◀ ▲ ▶History / 18th-century / Person: Fourier, Jean Baptiste Joseph
Person: Fourier, Jean Baptiste Joseph
Joseph Fourier studied the mathematical theory of heat conduction. He established the partial differential equation governing heat diffusion and solved it by using infinite series of trigonometric functions.
Mathematical Profile (Excerpt):
- There Joseph studied Latin and French and showed great promise.
- In 1787 Fourier decided to train for the priesthood and entered the Benedictine abbey of St Benoit-sur-Loire.
- Fourier was unsure if he was making the right decision in training for the priesthood.
- Fourier did not take his religious vows.
- Up until this time there had been a conflict inside Fourier about whether he should follow a religious life or one of mathematical research.
- Certainly Fourier was unhappy about the Terror which resulted from the French Revolution and he attempted to resign from the committee.
- However this proved impossible and Fourier was now firmly entangled with the Revolution and unable to withdraw.
- Fourier defended members of one faction while in Orléans.
- It seems that Fourier ...
- This incident was to have serious consequences but after it Fourier returned to Auxerre and continued to work on the revolutionary committee and continued to teach at the College.
- Later in 1794 Fourier was nominated to study at the École Normale in Paris.
- The school opened in January 1795 and Fourier was certainly the most able of the pupils whose abilities ranged widely.
- Fourier began teaching at the Collège de France and, having excellent relations with Lagrange, Laplace and Monge, began further mathematical research.
- By 1 September 1795 Fourier was back teaching at the École Polytechnique.
- In 1798 Fourier joined Napoleon's army in its invasion of Egypt as scientific adviser.
- While in Cairo Fourier helped found the Cairo Institute and was one of the twelve members of the mathematics division, the others included Monge, Malus and Napoleon himself.
- Fourier was elected secretary to the Institute, a position he continued to hold during the entire French occupation of Egypt.
- Fourier was also put in charge of collating the scientific and literary discoveries made during the time in Egypt.
- Fourier returned to France in 1801 with the remains of the expeditionary force and resumed his post as Professor of Analysis at the École Polytechnique.
- Fourier was not happy at the prospect of leaving the academic world and Paris but could not refuse Napoleon's request.
- It was during his time in Grenoble that Fourier did his important mathematical work on the theory of heat.
- The first objection, made by Lagrange and Laplace in 1808, was to Fourier's expansions of functions as trigonometrical series, what we now call Fourier series.
- Further clarification by Fourier still failed to convince them.
- The second objection was made by Biot against Fourier's derivation of the equations of transfer of heat.
- Fourier had not made reference to Biot's 1804 paper on this topic but Biot's paper is certainly incorrect.
- Fourier submitted his 1807 memoir together with additional work on the cooling of infinite solids and terrestrial and radiant heat.
- Only one other entry was received and the committee set up to decide on the award of the prize, Lagrange, Laplace, Malus, Haüy and Legendre, awarded Fourier the prize.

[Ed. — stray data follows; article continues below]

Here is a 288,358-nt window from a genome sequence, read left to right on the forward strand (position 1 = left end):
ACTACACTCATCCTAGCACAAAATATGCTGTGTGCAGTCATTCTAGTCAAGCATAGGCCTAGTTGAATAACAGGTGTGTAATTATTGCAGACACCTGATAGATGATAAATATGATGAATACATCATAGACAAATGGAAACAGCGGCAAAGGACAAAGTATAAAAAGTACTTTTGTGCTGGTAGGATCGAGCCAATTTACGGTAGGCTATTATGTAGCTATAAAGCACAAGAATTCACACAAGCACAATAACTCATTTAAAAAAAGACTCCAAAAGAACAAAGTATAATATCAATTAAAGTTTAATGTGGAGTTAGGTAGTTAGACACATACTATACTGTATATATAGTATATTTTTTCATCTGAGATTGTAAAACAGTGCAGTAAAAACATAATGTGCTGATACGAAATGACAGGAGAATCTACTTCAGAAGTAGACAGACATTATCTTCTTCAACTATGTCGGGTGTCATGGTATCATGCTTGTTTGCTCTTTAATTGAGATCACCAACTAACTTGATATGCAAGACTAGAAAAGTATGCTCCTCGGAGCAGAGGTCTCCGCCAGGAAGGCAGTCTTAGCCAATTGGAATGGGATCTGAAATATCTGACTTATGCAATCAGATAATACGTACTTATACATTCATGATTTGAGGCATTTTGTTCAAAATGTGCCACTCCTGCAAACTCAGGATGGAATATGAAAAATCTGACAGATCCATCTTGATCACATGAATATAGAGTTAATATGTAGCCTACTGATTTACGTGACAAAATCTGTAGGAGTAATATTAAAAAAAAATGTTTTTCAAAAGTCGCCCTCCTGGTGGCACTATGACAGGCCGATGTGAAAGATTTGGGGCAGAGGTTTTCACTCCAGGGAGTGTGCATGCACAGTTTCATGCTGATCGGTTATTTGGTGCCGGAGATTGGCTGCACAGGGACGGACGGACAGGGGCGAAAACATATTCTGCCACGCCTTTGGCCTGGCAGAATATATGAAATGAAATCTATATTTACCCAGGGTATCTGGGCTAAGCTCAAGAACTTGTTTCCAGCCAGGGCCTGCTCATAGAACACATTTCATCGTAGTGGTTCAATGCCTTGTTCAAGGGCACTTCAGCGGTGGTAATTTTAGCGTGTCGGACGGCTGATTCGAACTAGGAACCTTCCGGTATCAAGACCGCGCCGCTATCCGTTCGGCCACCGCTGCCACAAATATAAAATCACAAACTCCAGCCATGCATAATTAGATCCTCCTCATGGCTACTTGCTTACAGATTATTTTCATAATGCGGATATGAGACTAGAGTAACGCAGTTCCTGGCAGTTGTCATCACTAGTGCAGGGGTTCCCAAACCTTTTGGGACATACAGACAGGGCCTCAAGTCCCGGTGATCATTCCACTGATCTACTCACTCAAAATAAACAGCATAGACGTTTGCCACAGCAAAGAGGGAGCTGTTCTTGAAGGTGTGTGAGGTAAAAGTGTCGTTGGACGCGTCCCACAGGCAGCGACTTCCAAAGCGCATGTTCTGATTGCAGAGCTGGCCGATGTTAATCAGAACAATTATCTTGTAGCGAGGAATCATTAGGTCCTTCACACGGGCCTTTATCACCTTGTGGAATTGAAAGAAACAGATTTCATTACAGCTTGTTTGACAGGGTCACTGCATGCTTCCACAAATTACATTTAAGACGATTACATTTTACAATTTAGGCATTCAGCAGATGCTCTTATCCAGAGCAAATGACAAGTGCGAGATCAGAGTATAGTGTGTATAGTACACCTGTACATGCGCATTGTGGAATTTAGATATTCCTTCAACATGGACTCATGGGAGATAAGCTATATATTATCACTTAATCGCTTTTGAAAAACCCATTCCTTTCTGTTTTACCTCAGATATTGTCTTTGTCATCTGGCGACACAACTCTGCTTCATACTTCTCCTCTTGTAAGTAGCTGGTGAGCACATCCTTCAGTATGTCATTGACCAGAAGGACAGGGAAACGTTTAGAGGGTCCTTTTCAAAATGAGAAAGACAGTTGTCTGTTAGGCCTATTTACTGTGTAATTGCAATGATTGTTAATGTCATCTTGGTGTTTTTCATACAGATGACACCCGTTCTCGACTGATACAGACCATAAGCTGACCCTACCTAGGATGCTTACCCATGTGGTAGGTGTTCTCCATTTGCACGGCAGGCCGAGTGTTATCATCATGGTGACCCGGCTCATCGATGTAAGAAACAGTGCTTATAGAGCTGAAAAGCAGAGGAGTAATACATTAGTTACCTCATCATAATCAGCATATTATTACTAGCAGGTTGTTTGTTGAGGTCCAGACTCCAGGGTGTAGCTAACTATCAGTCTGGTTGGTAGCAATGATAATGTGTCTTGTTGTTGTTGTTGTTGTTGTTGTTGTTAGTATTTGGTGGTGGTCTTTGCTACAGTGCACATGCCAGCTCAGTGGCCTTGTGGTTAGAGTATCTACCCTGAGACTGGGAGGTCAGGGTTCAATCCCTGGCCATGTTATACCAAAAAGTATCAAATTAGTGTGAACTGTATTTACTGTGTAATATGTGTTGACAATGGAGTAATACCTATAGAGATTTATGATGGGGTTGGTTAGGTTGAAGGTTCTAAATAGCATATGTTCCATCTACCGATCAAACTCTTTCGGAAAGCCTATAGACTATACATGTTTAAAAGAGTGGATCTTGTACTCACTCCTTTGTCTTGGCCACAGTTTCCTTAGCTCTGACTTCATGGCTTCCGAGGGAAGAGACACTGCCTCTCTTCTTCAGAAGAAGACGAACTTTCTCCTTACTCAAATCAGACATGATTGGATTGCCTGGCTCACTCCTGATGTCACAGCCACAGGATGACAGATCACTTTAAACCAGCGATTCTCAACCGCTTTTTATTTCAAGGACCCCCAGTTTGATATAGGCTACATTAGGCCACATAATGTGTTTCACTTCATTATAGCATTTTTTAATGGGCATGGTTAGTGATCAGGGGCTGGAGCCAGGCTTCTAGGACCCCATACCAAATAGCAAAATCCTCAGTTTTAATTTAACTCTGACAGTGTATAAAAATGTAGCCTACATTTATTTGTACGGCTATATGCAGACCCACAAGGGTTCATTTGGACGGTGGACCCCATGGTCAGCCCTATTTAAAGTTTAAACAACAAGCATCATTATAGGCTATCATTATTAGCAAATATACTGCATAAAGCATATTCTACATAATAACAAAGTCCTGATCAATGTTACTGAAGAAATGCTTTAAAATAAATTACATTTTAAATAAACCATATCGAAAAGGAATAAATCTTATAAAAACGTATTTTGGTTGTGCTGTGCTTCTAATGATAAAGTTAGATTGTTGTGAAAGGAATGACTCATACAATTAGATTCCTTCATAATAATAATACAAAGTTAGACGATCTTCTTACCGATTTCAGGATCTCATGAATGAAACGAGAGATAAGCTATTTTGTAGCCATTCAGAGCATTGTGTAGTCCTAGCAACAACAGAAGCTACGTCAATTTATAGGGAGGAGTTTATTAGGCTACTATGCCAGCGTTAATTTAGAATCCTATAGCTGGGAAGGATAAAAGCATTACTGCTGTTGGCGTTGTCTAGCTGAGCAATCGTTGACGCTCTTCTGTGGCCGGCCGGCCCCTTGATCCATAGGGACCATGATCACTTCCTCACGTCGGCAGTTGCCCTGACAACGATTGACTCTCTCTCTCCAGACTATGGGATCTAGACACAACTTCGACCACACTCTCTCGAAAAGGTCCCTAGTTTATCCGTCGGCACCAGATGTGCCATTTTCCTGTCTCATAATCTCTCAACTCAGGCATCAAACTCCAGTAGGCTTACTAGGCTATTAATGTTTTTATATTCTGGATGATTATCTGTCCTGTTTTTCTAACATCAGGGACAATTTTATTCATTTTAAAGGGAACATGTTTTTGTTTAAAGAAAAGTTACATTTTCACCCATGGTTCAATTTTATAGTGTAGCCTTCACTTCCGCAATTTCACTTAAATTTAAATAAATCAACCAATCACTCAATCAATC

- With this rather mixed report there was no move in Paris to publish Fourier's work.
- Fourier managed to avoid this difficult confrontation by sending word that it would be dangerous for Napoleon.
- When he learnt of Napoleon's escape from Elba and that he was marching towards Grenoble with an army, Fourier was extremely worried.
- However as Napoleon marched into the town by one gate Fourier left in haste by another.
- Napoleon was angry with Fourier who he had hoped would welcome his return.
- Fourier was able to talk his way into favour with both sides and Napoleon made him Prefect of the Rhône.
- However Fourier soon resigned on receiving orders, possibly from Carnot, that the was to remove all administrators with royalist sympathies.
- However Napoleon was defeated on 1 July and Fourier did not receive any money.
- Fourier was elected to the Académie des Sciences in 1817.
- In 1822 Delambre, who was the Secretary to the mathematical section of the Académie des Sciences, died and Fourier together with Biot and Arago applied for the post.
- After Arago withdrew the election gave Fourier an easy win.
- Shortly after Fourier became Secretary, the Académie published his prize winning essay Théorie analytique de la chaleur in 1822.
- During Fourier's eight last years in Paris he resumed his mathematical researches and published a number of papers, some in pure mathematics while some were on applied mathematical topics.
- Biot claimed priority over Fourier, a claim which Fourier had little difficulty showing to be false.
- Poisson, however, attacked both Fourier's mathematical techniques and also claimed to have an alternative theory.
- Fourier wrote Historical Précis Ⓣ(Historical summary) as a reply to these claims but, although the work was shown to various mathematicians, it was never published.
- Fourier's work provided the impetus for later work on trigonometric series and the theory of functions of a real variable.
Born 21 March 1768, Auxerre, Bourgogne, France. Died 16 May 1830, Paris, France.
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Tags relevant for this person:
Algebra, Analysis, Bourbaki, Group Theory, Topology
Thank you to the contributors under CC BY-SA 4.0!
Adapted from other CC BY-SA 4.0 Sources:
- O’Connor, John J; Robertson, Edmund F: MacTutor History of Mathematics Archive